Hellish Form - Remains review
|Release date:||June 2021|
01. Your Grave Becomes A Garden
03. Shadows With Teeth
04. Another World
You take a bit of Body Void. You take a bit of Keeper. You get Hellish Form.
More specifically Hellish Form is a duo comprised of Will Ryan of Body Void and Jacob Lee of Keeper, both some of the most crushing doom bands out there, the former being one whose releases are getting it more and more attention lately, while the latter is one of those bands that just need to release their debut album already. The two bands did release a split together back in January 2020, which I covered here, and it seems like that split was the catalyst for the formation of the duo. I sadly couldn't fit their debut, MMXX in my reviewing schedule back then, but this one is the first to be released by a label, namely Translation Loss Records.
Obviously someone familiar with both Body Void and Keeper can pretty much guess what the overall sound and vibe of Remains would be, and it's not like "Hellish Form" sounds exceptionally cheerful. This is slow, menacing, and tortured music. This feels like an even more extreme version of the sound that both bands are handling, meaning that they take the doom into a more "funeral"-like direction, especially in terms of pace and grandeur. The vocals, provided by both members, are mainly what still give it that tortured feeling, something more akin to noisy doomy sludge rather than the usual for funeral doom, while the slow riffing can almost cross into noisy drone.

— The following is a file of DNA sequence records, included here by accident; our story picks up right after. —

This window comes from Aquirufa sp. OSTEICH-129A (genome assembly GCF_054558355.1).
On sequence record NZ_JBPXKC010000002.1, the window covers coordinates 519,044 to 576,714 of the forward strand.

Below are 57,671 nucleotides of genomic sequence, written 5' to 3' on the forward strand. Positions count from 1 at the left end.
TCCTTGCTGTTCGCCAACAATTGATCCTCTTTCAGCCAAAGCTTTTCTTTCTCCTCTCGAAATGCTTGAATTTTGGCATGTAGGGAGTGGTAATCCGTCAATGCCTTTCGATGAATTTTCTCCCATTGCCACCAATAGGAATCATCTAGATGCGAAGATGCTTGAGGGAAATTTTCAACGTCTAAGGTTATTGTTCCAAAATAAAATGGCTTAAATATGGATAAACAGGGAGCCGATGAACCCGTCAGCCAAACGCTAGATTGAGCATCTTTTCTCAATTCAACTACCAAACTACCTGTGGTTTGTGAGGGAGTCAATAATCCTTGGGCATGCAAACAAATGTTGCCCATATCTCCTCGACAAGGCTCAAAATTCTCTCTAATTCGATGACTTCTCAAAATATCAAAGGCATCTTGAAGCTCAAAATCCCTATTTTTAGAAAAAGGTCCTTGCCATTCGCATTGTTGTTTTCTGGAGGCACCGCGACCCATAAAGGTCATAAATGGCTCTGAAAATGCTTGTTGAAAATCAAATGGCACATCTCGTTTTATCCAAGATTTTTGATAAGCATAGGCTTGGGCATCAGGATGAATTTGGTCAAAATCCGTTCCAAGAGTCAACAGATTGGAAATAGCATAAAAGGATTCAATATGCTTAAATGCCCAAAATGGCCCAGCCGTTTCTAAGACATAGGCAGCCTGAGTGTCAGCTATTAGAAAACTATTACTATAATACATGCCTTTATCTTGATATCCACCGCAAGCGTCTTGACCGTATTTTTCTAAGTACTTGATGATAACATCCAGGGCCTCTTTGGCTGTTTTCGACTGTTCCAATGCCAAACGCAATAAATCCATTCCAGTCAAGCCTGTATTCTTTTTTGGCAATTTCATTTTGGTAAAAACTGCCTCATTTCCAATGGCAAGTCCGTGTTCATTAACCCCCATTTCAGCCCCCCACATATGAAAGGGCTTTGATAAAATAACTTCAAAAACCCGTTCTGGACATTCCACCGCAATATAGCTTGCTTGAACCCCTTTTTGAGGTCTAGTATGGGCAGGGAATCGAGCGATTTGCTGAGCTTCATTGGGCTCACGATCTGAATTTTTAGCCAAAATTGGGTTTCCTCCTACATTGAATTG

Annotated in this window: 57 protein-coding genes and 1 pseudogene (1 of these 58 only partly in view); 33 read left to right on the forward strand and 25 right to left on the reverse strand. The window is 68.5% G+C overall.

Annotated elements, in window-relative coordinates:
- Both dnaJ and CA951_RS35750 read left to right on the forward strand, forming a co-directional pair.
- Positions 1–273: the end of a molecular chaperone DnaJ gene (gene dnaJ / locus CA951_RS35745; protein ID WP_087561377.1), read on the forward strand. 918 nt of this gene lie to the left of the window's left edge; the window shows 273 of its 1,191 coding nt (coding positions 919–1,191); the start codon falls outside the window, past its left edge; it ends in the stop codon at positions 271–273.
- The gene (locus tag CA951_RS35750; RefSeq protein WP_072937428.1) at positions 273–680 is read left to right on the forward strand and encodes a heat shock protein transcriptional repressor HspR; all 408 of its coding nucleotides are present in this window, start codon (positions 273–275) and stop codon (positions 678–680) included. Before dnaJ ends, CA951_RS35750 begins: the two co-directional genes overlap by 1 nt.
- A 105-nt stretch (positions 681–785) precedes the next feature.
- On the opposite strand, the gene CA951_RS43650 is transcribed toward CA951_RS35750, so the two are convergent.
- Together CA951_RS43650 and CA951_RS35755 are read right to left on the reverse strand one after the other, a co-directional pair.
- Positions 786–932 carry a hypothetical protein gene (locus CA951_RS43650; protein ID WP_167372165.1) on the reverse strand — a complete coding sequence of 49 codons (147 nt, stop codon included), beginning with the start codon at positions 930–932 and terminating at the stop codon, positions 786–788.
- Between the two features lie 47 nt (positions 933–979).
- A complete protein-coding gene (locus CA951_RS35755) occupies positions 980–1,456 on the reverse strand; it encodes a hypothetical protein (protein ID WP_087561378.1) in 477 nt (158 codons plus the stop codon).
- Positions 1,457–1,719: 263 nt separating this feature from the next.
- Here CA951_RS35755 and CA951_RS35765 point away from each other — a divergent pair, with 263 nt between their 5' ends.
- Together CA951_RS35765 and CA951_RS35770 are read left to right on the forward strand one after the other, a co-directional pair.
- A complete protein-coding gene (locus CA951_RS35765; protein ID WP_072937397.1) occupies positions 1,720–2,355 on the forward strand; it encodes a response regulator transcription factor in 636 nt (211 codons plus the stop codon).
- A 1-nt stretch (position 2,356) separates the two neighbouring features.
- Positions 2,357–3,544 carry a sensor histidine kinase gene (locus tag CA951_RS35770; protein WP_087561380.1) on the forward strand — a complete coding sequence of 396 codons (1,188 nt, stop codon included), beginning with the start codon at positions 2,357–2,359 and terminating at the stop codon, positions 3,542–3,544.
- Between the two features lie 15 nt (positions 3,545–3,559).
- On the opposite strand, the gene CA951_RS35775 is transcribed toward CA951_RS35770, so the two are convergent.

And did I mention the grandeur? There is a lot of synth work gives it a shimmering dramatic flair that threatens to cross the border into gaze territories at times, while just adding an uplifting contrast to the general crushingness of the sound, and all of it perfectly blends in James Plotkin's production. It's used sparingly, but to great effect. It's that interplay that keeps Remains from being an album too slow for its own good. Even at barely over 40 minutes of runtime, there's still a sense that the sound is great but there's not enough to keep it constantly engaging, but that's mostly saved by said interplay. Mostly. The relative lack in pace changes as well as the monotonous songwriting is still a detriment that gets harder to ignore.
Remains is still a pretty unique funeral doom record, despite its flaws. But then again, when was funeral doom ever not overly slow and monotonous? As long as it's crushing and it has the emotional impact, Remains' pitfalls aren't specific to it.
||Written on 16.07.2021 by|
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